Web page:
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    Central Europe braces for knock-on effect of German slowdown

    Abstract:For the past year, business leaders and policymakers in central Europe have been wondering how long they can defy gravi​ty.

      For the past year, business leaders and policymakers in central Europe have been wondering how long they can defy gravity.

    Central

      The regions economies spent the last few years in the grip of a sustained boom, powered by a friendly mix of low interest rates, surging consumer spending and a recovery in the eurozone. But since last autumn Germany — the biggest trading partner for much of central Europe — has been sliding towards recession, and many fear a knock-on effect.

      “It is a popular saying that if Germany sneezes, the smaller [countries] nearby catch a cold, and it is true,” Hungarian finance minister Mihaly Varga said at a recent conference promoting investment in his country. “We are waiting for this cold period.”

      The reintegration of central Europe‘s economies with Germany’s has been one of the key factors in the region‘s rapid growth over the past three decades. Lured by a skilled but relatively cheap workforce, Germany’s carmakers, retailers, banks and manufacturers have flooded in, setting up thousands of plants and offices and helping fill the order books of local businesses.

      The result is that the Visegrad Four — Poland, Hungary, Slovakia and the Czech Republic — all send between 20 and 30 per cent of their exports to Germany. But while all notched up strong growth in 2018, business leaders say the slowdown in the EUs biggest economy is beginning to ripple through its supply chain.

      Analysts say it takes several quarters for a German slowdown to be felt in central and eastern Europe, and industry leaders are now feeling its impact.

      “Three months ago we didn‘t see [the slowdown],” said Michal Krupinski, chief executive of Bank Pekao, Poland’s third-largest bank. “But now you see it in the data, and when we talk to clients, they are also already seeing it: slower orders, stocks of unsold goods going up.”

      “We can see [the slowdown] but we dont feel it yet,” said Richard Jankovits, managing director of Jankovits Engineering, a hydraulic cylinder manufacturing business that supplies automotive groups such as Continental and Audi and employs 13,000 people at its plant in Gyor, the largest engine factory in Europe.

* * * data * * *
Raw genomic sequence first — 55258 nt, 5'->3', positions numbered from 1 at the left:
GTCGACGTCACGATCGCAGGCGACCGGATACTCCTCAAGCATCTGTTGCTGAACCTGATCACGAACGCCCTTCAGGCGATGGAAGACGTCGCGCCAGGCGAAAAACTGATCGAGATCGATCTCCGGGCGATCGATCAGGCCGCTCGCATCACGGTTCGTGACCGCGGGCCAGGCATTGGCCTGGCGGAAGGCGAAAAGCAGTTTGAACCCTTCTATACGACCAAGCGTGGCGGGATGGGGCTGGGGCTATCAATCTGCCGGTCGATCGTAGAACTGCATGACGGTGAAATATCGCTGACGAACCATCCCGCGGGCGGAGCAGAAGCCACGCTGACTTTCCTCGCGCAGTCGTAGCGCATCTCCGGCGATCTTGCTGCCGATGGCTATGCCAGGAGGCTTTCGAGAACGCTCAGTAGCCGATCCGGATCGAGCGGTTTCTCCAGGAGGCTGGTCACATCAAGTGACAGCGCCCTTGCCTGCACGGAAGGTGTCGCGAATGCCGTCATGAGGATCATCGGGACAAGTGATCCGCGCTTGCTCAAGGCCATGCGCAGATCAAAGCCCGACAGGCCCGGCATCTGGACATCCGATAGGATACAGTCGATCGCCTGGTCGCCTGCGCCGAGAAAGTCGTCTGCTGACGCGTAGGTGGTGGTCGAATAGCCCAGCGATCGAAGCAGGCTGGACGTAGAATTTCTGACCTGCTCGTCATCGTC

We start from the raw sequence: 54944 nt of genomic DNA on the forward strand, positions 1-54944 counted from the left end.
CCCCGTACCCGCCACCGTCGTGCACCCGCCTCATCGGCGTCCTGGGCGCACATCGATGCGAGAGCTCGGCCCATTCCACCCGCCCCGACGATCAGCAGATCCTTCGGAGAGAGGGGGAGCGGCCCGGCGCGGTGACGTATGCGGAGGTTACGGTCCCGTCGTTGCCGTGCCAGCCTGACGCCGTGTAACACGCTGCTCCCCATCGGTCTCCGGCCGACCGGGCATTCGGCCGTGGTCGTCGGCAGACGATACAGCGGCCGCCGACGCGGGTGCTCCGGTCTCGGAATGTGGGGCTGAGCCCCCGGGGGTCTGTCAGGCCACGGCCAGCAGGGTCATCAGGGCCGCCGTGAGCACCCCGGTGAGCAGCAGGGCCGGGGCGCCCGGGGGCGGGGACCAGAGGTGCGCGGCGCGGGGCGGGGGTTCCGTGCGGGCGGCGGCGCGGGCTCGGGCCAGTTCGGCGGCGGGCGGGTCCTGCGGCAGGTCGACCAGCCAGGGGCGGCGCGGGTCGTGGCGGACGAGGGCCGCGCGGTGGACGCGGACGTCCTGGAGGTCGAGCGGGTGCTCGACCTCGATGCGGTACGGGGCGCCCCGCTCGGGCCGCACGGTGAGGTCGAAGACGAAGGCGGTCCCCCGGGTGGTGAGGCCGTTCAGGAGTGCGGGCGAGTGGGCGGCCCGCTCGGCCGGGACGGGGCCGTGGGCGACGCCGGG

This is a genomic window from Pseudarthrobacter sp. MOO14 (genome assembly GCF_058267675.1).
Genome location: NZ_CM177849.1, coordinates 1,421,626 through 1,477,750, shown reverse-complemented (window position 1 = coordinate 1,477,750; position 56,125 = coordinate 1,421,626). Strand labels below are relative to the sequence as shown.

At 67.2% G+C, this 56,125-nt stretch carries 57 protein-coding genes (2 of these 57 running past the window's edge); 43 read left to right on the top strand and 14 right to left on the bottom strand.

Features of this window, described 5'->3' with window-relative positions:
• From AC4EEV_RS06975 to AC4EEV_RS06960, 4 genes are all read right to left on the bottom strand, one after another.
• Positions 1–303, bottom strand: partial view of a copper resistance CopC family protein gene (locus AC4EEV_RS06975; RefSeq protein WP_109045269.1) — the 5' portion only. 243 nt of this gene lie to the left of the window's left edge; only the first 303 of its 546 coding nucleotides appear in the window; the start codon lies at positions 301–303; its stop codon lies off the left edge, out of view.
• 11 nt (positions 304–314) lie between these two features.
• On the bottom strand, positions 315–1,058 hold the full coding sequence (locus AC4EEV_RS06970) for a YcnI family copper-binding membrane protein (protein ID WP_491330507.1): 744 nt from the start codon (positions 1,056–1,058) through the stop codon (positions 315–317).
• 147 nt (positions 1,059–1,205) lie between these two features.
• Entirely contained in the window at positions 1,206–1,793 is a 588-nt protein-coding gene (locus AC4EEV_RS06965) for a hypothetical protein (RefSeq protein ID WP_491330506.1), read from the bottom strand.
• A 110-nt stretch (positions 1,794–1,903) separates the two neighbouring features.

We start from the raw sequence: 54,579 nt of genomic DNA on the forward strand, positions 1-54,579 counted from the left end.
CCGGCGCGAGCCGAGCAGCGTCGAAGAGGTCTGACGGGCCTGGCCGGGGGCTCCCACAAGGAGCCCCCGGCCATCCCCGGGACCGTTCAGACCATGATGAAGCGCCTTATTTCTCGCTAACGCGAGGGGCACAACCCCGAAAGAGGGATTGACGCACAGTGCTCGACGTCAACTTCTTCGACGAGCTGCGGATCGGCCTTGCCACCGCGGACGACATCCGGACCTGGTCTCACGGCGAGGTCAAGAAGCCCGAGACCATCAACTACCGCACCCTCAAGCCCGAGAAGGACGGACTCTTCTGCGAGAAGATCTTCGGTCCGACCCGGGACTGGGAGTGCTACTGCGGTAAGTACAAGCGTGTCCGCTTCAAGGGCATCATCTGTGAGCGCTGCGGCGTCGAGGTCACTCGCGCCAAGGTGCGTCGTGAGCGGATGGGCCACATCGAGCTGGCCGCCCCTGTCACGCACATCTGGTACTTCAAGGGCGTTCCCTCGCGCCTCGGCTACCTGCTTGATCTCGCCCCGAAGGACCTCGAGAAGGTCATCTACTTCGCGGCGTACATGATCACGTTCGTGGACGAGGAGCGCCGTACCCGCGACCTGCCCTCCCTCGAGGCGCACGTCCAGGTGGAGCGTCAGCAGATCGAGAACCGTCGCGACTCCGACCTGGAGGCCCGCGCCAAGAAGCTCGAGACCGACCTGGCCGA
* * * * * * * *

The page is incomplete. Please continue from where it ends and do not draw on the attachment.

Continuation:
The automotive industry has long been an economic bedrock for the German-Central European relationship. Over the past 30 years groups such as Volkswagen, Audi, Daimler and BMW have opened a network of plants across the region, turning it into one of the industrys most important global hubs.

      But with carmakers particularly at risk from the political squalls roiling global trade and the uncertainty surrounding Brexit, economists say the sector is likely to be one of the main conduits through which the German slowdown seeps eastward and south.

      “If we look at the industrial figures this year, [the German slowdown] is the biggest factor [in the slowdown in Slovakia],” said Katarina Muchova, an economist at Slovenska Sporitelna in Bratislava. “The car sector is the key one, but also those that supply it, such as metal-processing [have been hit].”

      The German economic slowdown comes as central Europe is faces a mix of other headwinds. Labour shortages are beginning to bite across the region, and the Visegrad economies are likely to get a smaller helping of EU funds in the blocs next multiyear budget, which is currently being negotiated.

      In previous years the region experienced a “glorious situation” owing to EU funds, global growth and wage rises that let to increased consumption, said Andras Vertes, chairman of GKI Economic Research, an independent economic consulting firm in Budapest.

      “Now, everything is changing,” he said.

      The slowdown coincides with a broader debate in central Europe about how the regions economies can move beyond the model of providing cheap labour to foreign investors that has powered the last 30 years of growth.

      “We have to focus to avoid the middle income trap,” said Mr Varga. “The cheap labour force time is over, and we have to find a programme which can help and support the value added sectors in the country.”

      In an effort to support this shift, Hungarys foreign minister Peter Szijjarto recently announced that it would begin offering cash subsidies for private sector investments even if they did not create new jobs, as long as they focused on innovation.

      But as well as moving up the value chain, economists say the region could also boost its resilience to external shocks by finding new trading partners and sources of investment to complement those from Germany.

      To some extent this is already happening. In the first half of 2019, for the first time, South Korea edged Germany out as the countrys top foreign investor, according to Mr Szijjarto.

      However, business leaders say there is still scope for companies in the region to do much more. “Going beyond the eurozone is the natural response [to the German slowdown],” said Mr Krupinski. “At the moment, our exports are too skewed to the EU.”

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